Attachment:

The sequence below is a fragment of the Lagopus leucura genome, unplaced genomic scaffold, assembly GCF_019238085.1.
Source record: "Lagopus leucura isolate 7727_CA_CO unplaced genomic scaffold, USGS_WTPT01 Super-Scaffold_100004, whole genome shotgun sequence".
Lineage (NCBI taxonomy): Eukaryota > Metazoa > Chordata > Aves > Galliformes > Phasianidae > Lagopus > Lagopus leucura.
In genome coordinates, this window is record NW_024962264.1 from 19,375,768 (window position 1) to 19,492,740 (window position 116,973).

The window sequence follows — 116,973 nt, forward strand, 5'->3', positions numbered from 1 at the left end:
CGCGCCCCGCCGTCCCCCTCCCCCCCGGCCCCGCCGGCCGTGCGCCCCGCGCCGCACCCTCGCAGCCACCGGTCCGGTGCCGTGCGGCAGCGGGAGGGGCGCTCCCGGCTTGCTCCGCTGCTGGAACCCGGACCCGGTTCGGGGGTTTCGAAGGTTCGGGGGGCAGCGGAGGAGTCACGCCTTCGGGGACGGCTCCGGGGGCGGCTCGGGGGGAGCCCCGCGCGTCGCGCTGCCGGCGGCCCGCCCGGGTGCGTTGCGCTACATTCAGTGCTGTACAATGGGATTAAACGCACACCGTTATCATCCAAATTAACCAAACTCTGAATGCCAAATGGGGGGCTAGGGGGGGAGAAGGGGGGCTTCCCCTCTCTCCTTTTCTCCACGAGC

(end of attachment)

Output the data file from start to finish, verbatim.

The sequence below is a fragment of the Lagopus leucura genome, unplaced genomic scaffold, assembly GCF_019238085.1.
Source record: "Lagopus leucura isolate 7727_CA_CO unplaced genomic scaffold, USGS_WTPT01 Super-Scaffold_100004, whole genome shotgun sequence".
Lineage (NCBI taxonomy): Eukaryota > Metazoa > Chordata > Aves > Galliformes > Phasianidae > Lagopus > Lagopus leucura.
In genome coordinates, this window is record NW_024962264.1 from 19,375,768 (window position 1) to 19,492,740 (window position 116,973).

The window sequence follows — 116,973 nt, forward strand, 5'->3', positions numbered from 1 at the left end:
CGCGCCCCGCCGTCCCCCTCCCCCCCGGCCCCGCCGGCCGTGCGCCCCGCGCCGCACCCTCGCAGCCACCGGTCCGGTGCCGTGCGGCAGCGGGAGGGGCGCTCCCGGCTTGCTCCGCTGCTGGAACCCGGACCCGGTTCGGGGGTTTCGAAGGTTCGGGGGGCAGCGGAGGAGTCACGCCTTCGGGGACGGCTCCGGGGGCGGCTCGGGGGGAGCCCCGCGCGTCGCGCTGCCGGCGGCCCGCCCGGGTGCGTTGCGCTACATTCAGTGCTGTACAATGGGATTAAACGCACACCGTTATCATCCAAATTAACCAAACTCTGAATGCCAAATGGGGGGCTAGGGGGGGAGAAGGGGGGCTTCCCCTCTCTCCTTTTCTCCACGAGC